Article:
Life cycle assessment of onshore and offshore wind energy - from theory to application

    Research output: Contribution to journalJournal articleResearchpeer-review

    2810 Downloads (Pure)

    Abstract

    This study aims to assess the environmental impacts related to the provision of 1 kWh to the grid from wind power in Europe and to suggest how life cycle assessment can inform technology development and system planning. Four representative power plants onshore (with 2.3 and 3.2 MW turbines) and offshore (4.0 and 6.0 MW turbines) with 2015 state-of-the-art technology data provided by Siemens Wind Power were assessed. The energy payback time was found to be less than 1 year for all technologies. The emissions of greenhouse gases amounted to less than 7 g CO2-eq/kWh for onshore and 11 g CO2-eq/kWh for offshore. Climate change impacts were found to be a good indicator for overall hotspot identification however attention should also be drawn to human toxicity and impacts from respiratory inorganics. The overall higher impact of offshore plants, compared to onshore ones, is mainly due to larger high impact material requirements for capital infrastructure. In both markets the bigger turbines with more advanced direct drive generator technology is shown to perform better than the smaller geared ones. Capital infrastructure is the most impactful life cycle stage across impacts. It accounts for more than 79% and 70% of climate change impacts onshore and offshore respectively. The end-of-life treatment could lead to significant savings due to recycling, ca. 20-30% for climate change. In the manufacturing stage the impacts due to operations at the case company do not exceed 1% of the total life cycle impacts. This finding highlights the shared responsibility across multiple stakeholders and calls for collaborative efforts for comprehensive environmental management across organizations in the value chain. Real life examples are given in order to showcase how LCA results can inform decisions, e.g. for concept and product development and supply chain management. On a systems level the results can be used by energy planners when comparing with alternative energy sources. (C) 2016 Elsevier Ltd. All rights reserved.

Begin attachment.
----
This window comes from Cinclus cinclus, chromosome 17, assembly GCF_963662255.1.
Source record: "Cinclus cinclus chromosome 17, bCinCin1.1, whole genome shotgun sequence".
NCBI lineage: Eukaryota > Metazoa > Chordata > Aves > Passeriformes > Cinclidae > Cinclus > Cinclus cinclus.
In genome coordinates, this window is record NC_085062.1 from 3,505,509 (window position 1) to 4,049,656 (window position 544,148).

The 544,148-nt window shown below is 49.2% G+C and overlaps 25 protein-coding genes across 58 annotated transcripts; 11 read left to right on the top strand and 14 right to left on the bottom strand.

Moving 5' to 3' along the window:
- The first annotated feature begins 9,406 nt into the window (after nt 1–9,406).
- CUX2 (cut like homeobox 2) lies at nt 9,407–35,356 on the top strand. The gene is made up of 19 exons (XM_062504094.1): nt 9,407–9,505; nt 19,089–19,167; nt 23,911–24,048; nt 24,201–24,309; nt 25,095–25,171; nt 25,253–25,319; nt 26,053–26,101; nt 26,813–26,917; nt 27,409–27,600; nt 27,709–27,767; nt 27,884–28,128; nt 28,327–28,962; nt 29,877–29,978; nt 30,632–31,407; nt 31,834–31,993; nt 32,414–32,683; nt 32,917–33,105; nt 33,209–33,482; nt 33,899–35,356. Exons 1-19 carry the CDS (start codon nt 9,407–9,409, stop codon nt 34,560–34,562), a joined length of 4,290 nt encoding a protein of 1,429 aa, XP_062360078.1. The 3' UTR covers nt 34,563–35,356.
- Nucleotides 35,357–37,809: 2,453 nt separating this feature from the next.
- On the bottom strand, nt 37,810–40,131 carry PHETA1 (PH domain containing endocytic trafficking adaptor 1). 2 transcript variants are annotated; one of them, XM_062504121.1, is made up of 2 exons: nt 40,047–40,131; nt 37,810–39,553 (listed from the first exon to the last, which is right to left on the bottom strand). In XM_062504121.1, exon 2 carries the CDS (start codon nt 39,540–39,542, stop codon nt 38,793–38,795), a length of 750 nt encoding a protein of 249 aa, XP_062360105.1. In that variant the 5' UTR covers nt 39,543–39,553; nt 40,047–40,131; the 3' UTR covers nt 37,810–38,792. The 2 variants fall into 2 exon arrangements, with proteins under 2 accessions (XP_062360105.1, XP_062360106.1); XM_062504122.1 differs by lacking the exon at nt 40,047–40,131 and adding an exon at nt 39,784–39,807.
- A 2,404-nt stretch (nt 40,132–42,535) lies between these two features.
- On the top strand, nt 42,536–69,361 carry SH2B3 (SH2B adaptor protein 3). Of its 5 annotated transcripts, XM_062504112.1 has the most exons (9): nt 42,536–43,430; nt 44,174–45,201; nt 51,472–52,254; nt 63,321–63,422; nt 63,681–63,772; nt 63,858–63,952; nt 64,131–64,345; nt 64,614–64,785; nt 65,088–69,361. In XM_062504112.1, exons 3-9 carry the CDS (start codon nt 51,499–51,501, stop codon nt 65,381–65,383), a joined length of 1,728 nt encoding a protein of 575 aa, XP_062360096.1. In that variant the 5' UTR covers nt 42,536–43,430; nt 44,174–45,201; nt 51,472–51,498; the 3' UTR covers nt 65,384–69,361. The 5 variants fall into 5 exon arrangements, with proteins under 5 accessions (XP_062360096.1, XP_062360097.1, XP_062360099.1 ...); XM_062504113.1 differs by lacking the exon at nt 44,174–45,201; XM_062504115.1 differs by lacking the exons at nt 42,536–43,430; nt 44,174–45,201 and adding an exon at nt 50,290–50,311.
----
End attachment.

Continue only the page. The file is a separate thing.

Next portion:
Original languageEnglish
    JournalApplied Energy
    Volume180
    Pages (from-to)327-337
    Number of pages11
    ISSN0306-2619
    DOIs
    Publication statusPublished - 2016

    Keywords

    • Energy payback time
    • Sustainability
    • Wind energy
    • Wind power plant
    • Wind turbine
    • Carbon dioxide
    • Digital storage
    • Environmental impact
    • Environmental management
    • Environmental technology
    • Greenhouse gases
    • Life cycle
    • Supply chain management
    • Sustainable development
    • Wind power
    • Wind turbines
    • Alternative energy source
    • Direct drive generators
    • End of life treatments
    • Energy pay back time
    • Life Cycle Assessment (LCA)
    • Shared responsibility
    • State-of-the-art technology
    • Technology development
    • Climate change
    • Wind power plants
    • Environmental factors
    • Power system management, operation and economics
    • Power system planning and layout
    • air pollution
    • carbon compounds
    • climate mitigation
    • environmental management
    • offshore installations
    • power generation planning
    • power grids
    • wind power plants
    • wind turbines
    • onshore wind energy
    • offshore wind energy
    • environmental impacts
    • life cycle assessment
    • LCA
    • system planning
    • power plants
    • Siemens Wind Power
    • energy payback time
    • greenhouse gases
    • climate change impacts
    • human toxicity
    • respiratory inorganics

    Fingerprint

    Dive into the research topics of 'Life cycle assessment of onshore and offshore wind energy - from theory to application'. Together they form a unique fingerprint.

    Cite this